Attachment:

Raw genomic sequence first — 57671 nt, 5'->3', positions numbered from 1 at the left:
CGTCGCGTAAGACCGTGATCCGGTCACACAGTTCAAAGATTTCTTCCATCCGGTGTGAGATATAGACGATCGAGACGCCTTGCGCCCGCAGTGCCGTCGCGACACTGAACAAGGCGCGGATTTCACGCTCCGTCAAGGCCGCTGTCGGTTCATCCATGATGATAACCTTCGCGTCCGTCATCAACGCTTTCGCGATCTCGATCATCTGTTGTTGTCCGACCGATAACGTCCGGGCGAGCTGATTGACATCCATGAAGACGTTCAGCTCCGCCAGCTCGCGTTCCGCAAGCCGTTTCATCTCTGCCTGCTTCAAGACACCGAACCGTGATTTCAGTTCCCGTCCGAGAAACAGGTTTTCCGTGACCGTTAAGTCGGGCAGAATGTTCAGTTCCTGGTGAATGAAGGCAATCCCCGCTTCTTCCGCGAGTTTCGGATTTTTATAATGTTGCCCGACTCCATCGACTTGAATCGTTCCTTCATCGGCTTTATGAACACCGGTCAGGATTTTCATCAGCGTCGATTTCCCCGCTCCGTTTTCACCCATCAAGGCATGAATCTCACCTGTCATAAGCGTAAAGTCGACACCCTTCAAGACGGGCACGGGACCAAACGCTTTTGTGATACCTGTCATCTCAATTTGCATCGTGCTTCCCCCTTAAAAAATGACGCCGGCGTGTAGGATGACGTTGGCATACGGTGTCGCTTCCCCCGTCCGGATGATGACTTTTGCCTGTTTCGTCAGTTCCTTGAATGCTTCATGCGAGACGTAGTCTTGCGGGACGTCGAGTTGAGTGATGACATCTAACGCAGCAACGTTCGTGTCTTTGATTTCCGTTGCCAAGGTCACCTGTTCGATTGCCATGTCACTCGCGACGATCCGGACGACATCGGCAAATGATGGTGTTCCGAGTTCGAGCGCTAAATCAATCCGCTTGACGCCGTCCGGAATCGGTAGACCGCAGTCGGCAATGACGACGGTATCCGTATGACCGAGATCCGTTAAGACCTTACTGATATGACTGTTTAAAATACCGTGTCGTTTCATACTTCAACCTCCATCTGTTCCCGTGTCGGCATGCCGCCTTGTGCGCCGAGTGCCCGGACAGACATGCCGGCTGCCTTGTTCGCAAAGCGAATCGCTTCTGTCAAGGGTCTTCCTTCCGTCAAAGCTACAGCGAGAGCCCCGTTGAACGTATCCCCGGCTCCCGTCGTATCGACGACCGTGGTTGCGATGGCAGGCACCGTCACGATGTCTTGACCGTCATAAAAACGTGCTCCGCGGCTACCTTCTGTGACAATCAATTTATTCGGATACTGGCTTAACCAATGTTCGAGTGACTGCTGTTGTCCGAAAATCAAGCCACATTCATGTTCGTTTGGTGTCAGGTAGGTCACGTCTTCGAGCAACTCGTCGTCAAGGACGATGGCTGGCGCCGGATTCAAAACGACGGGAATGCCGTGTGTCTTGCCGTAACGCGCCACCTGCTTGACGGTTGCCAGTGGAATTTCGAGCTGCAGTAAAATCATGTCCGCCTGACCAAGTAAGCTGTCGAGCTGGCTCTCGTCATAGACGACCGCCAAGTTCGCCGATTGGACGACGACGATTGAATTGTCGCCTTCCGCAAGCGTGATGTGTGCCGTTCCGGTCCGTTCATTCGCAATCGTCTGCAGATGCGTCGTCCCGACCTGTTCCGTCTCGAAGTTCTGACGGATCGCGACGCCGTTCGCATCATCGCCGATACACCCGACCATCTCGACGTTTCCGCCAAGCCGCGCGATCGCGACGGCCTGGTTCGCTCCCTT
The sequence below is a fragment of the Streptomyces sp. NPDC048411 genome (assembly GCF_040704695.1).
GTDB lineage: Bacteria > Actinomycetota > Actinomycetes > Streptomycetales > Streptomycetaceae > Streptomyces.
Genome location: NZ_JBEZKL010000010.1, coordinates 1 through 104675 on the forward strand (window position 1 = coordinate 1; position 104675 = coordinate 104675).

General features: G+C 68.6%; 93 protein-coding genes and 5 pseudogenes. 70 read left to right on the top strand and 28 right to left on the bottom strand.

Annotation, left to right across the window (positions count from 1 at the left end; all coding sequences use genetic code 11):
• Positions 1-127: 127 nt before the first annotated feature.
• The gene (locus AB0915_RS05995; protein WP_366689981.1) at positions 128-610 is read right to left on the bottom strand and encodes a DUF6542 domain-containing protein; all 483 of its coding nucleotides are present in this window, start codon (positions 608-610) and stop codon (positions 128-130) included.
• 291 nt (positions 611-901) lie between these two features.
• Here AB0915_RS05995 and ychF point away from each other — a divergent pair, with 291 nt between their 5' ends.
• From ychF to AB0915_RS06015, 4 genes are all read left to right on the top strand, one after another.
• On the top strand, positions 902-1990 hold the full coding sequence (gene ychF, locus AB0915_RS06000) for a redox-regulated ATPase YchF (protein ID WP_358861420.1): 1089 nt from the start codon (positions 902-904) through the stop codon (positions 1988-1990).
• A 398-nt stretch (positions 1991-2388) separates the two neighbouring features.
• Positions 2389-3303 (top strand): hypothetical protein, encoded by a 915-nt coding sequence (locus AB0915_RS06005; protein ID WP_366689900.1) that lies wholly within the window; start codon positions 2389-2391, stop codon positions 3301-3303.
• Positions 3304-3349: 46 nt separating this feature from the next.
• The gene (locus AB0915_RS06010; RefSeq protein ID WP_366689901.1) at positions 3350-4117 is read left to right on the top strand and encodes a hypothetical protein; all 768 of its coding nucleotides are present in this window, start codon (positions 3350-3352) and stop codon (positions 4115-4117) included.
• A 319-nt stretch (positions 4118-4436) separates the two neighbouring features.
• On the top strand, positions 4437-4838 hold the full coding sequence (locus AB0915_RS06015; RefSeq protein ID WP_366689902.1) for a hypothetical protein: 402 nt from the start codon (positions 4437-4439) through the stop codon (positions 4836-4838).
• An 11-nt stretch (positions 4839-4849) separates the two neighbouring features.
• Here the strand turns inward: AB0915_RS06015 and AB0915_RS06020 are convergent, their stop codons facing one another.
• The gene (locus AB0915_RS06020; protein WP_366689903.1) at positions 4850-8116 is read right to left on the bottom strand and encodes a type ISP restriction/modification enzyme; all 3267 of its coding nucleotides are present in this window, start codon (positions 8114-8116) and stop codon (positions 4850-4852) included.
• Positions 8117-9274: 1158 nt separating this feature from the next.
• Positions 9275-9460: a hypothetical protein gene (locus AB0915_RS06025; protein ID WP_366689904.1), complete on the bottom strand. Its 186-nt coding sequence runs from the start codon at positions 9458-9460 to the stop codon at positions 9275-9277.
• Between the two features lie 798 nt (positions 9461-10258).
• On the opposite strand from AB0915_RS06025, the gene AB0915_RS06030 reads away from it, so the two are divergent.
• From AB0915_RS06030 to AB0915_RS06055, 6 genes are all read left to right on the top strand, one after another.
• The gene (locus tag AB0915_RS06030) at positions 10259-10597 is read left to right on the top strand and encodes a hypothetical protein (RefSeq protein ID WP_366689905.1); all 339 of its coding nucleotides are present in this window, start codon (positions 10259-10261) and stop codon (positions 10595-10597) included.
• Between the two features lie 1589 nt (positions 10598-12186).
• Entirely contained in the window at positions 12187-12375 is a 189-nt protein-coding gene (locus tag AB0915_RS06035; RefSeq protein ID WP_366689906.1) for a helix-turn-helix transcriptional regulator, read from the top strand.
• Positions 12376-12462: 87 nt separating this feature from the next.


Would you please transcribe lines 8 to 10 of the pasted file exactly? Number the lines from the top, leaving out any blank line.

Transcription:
• Positions 1-127: 127 nt before the first annotated feature.
• The gene (locus AB0915_RS05995; protein WP_366689981.1) at positions 128-610 is read right to left on the bottom strand and encodes a DUF6542 domain-containing protein; all 483 of its coding nucleotides are present in this window, start codon (positions 608-610) and stop codon (positions 128-130) included.
• 291 nt (positions 611-901) lie between these two features.